I might look ridiculous, I smiled to myself, but kept running. Perhaps never in the little village’s long history had such a scene occurred—a Canadian, hiking boots and all, clutching a laptop bag while sprinting alongside the graveyard. But I couldn’t stop now; not when the bells bid me onwards.
Except for the fact that I’m late, the thought occurred to me, there might be something poetic about this—running towards a centuries-old church on a Sunday morning, the steeple bell tolling its summons against cloudless sky.
I stepped through the church’s arched stone doorway, a serene expression hopefully belying my recent dash, and slid into one of the wooden pews. That’s when I noticed the music.
I turned, hardly expecting to face the massive pipe organ which crowned the church’s rearmost wall. Suddenly, a roomful of voices arose all around me, uniting in resonance.
From the way the melody rises and falls like a heartbeat on an electrocardiogram, I gathered, it must be an old hymn. If it were a newer song, it would more likely linger on one note—like an electrocardiogram when it flatlines.
I tried to sing along to the German lyrics for this hymn and the next, improvising my way around the unpredictable notes until hearing a tune I recognized: a German version of Revelation Song.
Soon, the organist stopped.
A troupe of teenagers appeared at the front of the church, one holding a neon guitar.
This is a switch.
An upbeat riff began fluttering from the keyboard as the youth led the congregation in an English Chris Tomlin song. A young woman spoke shortly after, sharing her thoughts about what she’d learned from doing ministry in England and Uganda. She presented about her mission after the service as well, when the congregation convened for lunch.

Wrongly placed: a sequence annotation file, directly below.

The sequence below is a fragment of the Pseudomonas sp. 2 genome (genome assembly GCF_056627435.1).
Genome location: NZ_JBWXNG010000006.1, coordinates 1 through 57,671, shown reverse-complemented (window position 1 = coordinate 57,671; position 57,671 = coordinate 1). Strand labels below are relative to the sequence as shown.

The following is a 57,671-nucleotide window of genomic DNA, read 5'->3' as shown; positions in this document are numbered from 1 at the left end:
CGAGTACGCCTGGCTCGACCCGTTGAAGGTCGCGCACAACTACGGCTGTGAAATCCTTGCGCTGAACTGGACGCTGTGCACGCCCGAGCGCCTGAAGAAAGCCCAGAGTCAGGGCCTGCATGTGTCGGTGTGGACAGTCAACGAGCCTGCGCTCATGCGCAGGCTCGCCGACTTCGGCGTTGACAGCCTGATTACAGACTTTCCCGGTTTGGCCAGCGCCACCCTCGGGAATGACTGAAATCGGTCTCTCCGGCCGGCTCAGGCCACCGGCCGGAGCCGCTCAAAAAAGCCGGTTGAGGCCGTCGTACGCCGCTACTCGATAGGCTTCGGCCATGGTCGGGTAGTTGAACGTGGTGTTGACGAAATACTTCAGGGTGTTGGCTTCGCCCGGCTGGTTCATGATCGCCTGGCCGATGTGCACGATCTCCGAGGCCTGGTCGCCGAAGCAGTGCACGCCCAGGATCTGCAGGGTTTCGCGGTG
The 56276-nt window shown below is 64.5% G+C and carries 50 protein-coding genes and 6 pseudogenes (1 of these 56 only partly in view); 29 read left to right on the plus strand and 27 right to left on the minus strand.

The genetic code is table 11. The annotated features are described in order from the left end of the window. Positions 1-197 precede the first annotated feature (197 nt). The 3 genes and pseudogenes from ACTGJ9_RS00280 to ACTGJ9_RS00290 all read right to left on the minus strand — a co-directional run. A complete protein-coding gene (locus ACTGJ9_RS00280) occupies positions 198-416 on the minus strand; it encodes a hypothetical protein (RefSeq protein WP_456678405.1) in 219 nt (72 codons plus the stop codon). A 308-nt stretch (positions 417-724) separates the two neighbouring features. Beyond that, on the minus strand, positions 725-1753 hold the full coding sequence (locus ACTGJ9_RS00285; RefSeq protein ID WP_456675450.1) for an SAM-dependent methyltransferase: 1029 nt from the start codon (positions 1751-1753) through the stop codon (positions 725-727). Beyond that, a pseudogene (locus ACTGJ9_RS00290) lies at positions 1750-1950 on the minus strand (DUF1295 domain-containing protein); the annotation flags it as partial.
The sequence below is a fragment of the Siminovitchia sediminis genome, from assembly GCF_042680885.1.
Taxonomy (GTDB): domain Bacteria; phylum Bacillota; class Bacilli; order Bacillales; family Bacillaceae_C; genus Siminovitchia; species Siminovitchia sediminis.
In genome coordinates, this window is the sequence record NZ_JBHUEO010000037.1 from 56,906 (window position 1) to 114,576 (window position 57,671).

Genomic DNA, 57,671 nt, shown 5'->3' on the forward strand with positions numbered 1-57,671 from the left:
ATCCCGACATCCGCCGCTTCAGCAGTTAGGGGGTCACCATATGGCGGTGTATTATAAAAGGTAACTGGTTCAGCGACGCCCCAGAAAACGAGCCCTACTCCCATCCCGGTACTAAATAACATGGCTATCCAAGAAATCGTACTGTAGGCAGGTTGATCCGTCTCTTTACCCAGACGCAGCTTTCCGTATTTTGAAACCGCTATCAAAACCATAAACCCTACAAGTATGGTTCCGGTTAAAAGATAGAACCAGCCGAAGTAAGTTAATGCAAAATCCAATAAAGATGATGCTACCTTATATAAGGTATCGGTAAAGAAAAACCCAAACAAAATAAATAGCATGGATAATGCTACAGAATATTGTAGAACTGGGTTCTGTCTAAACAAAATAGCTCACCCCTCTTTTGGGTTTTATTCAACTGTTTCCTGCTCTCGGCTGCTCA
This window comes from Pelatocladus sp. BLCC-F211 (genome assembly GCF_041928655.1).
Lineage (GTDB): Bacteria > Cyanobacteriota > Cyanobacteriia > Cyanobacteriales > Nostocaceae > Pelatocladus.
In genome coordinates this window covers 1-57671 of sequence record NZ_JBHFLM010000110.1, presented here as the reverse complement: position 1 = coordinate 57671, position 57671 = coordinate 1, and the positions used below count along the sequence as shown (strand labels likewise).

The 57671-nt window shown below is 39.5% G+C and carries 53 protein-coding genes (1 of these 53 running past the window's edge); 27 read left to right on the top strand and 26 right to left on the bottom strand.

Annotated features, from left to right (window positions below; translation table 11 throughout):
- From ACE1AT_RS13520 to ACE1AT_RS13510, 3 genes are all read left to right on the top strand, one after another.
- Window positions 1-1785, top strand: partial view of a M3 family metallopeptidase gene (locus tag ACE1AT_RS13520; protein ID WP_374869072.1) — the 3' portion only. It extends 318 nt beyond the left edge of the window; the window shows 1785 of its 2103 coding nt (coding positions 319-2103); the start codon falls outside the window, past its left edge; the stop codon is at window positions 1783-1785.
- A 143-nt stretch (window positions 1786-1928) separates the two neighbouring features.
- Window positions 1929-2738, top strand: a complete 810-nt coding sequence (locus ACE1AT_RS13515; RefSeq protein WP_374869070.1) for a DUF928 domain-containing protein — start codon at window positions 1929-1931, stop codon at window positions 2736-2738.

Now THIS is a church that embraces the intergenerational body of Christ, I reflected, filling my plate with knöpfli, cheesy homemade noodles. The young and old meet together, worship in each other’s styles, and all contribute to the service. The whole congregation also rallies to learn about, encourage and support younger member’s ministry giftings. And speaking of the young…I better find some students to interview!
I crossed the fellowship hall to sit with handful of young adults.
“So,” I began, after explaining the presence of my laptop at the lunch table, “what do most people believe here?”
“The majority isn’t really Christian,” answered a mechatronics student,” but I think most people’s grandparents–and maybe parents–are Christian, for tradition. So, students can somehow connect to the Christian faith, but they don’t really live it. They think, ‘Those are old things that don’t have any value to my live now. I have everything I need; I don’t see the point for why I need God and Jesus in my life.”
“Most people are not interested in Christianity anymore,” a physio therapy student later echoed, “like it doesn’t have anything to do with their life. Culture influences church more than church influences culture.”
An education student added, however, that multiple campus ministries did flourish on her campus.
“I think it’s the part of Germany that we live in,” she said. “We have many Christian communities here. Most students live at home and come to campus already with their youth group experience. I think the numbers are going down, but it’s still a lot more than in other areas of Germany.”